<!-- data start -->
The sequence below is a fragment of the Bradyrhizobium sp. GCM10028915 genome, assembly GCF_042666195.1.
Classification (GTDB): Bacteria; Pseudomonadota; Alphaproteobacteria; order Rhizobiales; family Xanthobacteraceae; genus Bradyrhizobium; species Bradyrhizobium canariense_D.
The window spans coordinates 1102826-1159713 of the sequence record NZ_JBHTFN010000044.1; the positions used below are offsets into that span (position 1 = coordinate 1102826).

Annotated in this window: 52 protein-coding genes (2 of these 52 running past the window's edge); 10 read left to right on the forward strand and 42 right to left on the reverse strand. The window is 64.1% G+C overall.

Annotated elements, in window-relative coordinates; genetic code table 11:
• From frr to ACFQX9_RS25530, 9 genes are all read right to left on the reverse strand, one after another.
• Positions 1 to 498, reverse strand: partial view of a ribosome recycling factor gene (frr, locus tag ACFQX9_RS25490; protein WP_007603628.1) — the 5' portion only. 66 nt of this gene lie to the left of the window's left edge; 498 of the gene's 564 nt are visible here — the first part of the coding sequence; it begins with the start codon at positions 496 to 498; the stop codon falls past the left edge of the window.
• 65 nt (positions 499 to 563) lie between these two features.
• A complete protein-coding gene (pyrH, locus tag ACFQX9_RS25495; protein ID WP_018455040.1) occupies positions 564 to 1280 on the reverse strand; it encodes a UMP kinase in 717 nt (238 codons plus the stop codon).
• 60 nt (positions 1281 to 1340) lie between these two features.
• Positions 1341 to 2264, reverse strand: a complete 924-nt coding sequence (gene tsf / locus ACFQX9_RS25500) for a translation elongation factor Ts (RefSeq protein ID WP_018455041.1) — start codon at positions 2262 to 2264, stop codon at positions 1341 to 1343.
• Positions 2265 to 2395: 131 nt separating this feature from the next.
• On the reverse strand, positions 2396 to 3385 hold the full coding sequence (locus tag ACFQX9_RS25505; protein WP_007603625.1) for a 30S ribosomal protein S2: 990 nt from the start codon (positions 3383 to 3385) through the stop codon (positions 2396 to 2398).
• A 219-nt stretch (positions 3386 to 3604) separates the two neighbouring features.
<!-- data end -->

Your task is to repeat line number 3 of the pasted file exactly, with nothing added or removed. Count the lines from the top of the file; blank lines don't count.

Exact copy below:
The window spans coordinates 1102826-1159713 of the sequence record NZ_JBHTFN010000044.1; the positions used below are offsets into that span (position 1 = coordinate 1102826).